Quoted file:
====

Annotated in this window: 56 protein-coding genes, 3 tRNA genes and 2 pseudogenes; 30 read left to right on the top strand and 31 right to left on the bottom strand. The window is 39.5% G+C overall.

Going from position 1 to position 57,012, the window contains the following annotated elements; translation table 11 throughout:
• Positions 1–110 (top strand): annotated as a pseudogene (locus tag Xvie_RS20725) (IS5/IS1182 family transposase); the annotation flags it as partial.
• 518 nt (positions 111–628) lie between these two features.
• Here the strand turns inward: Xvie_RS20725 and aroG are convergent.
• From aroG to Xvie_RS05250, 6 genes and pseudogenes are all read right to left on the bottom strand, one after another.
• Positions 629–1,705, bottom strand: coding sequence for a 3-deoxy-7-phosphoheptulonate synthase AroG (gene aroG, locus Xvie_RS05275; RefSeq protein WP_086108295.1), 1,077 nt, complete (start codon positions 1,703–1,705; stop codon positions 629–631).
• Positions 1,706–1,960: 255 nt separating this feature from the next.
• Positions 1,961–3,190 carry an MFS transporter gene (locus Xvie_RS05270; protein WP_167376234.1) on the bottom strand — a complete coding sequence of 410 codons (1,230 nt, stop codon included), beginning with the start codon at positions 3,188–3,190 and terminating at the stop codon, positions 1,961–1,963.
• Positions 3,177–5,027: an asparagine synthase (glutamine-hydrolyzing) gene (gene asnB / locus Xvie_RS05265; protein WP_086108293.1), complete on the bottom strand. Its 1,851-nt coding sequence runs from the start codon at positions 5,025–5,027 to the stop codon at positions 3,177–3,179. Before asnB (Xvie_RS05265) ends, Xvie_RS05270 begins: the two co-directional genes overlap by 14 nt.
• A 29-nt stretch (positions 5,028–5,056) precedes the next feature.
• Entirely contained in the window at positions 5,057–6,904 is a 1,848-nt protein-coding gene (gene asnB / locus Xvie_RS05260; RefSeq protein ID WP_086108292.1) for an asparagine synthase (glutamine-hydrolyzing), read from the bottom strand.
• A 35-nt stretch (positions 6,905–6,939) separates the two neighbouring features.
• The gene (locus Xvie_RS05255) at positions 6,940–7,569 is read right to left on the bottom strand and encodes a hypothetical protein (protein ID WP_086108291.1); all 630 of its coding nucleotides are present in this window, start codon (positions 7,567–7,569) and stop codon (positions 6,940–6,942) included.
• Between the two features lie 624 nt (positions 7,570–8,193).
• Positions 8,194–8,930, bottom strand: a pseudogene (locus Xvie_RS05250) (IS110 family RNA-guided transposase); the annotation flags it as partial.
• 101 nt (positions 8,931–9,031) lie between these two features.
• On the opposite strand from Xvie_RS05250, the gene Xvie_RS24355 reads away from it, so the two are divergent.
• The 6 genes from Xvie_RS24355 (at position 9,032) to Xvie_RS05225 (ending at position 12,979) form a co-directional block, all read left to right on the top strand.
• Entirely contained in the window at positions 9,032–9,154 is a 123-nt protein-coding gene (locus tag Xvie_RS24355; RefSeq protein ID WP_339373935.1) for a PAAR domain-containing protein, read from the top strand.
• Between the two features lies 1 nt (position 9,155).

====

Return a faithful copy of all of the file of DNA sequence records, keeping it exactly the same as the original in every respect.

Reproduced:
Annotated in this window: 56 protein-coding genes, 3 tRNA genes and 2 pseudogenes; 30 read left to right on the top strand and 31 right to left on the bottom strand. The window is 39.5% G+C overall.

Going from position 1 to position 57,012, the window contains the following annotated elements; translation table 11 throughout:
• Positions 1–110 (top strand): annotated as a pseudogene (locus tag Xvie_RS20725) (IS5/IS1182 family transposase); the annotation flags it as partial.
• 518 nt (positions 111–628) lie between these two features.
• Here the strand turns inward: Xvie_RS20725 and aroG are convergent.
• From aroG to Xvie_RS05250, 6 genes and pseudogenes are all read right to left on the bottom strand, one after another.
• Positions 629–1,705, bottom strand: coding sequence for a 3-deoxy-7-phosphoheptulonate synthase AroG (gene aroG, locus Xvie_RS05275; RefSeq protein WP_086108295.1), 1,077 nt, complete (start codon positions 1,703–1,705; stop codon positions 629–631).
• Positions 1,706–1,960: 255 nt separating this feature from the next.
• Positions 1,961–3,190 carry an MFS transporter gene (locus Xvie_RS05270; protein WP_167376234.1) on the bottom strand — a complete coding sequence of 410 codons (1,230 nt, stop codon included), beginning with the start codon at positions 3,188–3,190 and terminating at the stop codon, positions 1,961–1,963.
• Positions 3,177–5,027: an asparagine synthase (glutamine-hydrolyzing) gene (gene asnB / locus Xvie_RS05265; protein WP_086108293.1), complete on the bottom strand. Its 1,851-nt coding sequence runs from the start codon at positions 5,025–5,027 to the stop codon at positions 3,177–3,179. Before asnB (Xvie_RS05265) ends, Xvie_RS05270 begins: the two co-directional genes overlap by 14 nt.
• A 29-nt stretch (positions 5,028–5,056) precedes the next feature.
• Entirely contained in the window at positions 5,057–6,904 is a 1,848-nt protein-coding gene (gene asnB / locus Xvie_RS05260; RefSeq protein ID WP_086108292.1) for an asparagine synthase (glutamine-hydrolyzing), read from the bottom strand.
• A 35-nt stretch (positions 6,905–6,939) separates the two neighbouring features.
• The gene (locus Xvie_RS05255) at positions 6,940–7,569 is read right to left on the bottom strand and encodes a hypothetical protein (protein ID WP_086108291.1); all 630 of its coding nucleotides are present in this window, start codon (positions 7,567–7,569) and stop codon (positions 6,940–6,942) included.
• Between the two features lie 624 nt (positions 7,570–8,193).
• Positions 8,194–8,930, bottom strand: a pseudogene (locus Xvie_RS05250) (IS110 family RNA-guided transposase); the annotation flags it as partial.
• 101 nt (positions 8,931–9,031) lie between these two features.
• On the opposite strand from Xvie_RS05250, the gene Xvie_RS24355 reads away from it, so the two are divergent.
• The 6 genes from Xvie_RS24355 (at position 9,032) to Xvie_RS05225 (ending at position 12,979) form a co-directional block, all read left to right on the top strand.
• Entirely contained in the window at positions 9,032–9,154 is a 123-nt protein-coding gene (locus tag Xvie_RS24355; RefSeq protein ID WP_339373935.1) for a PAAR domain-containing protein, read from the top strand.
• Between the two features lies 1 nt (position 9,155).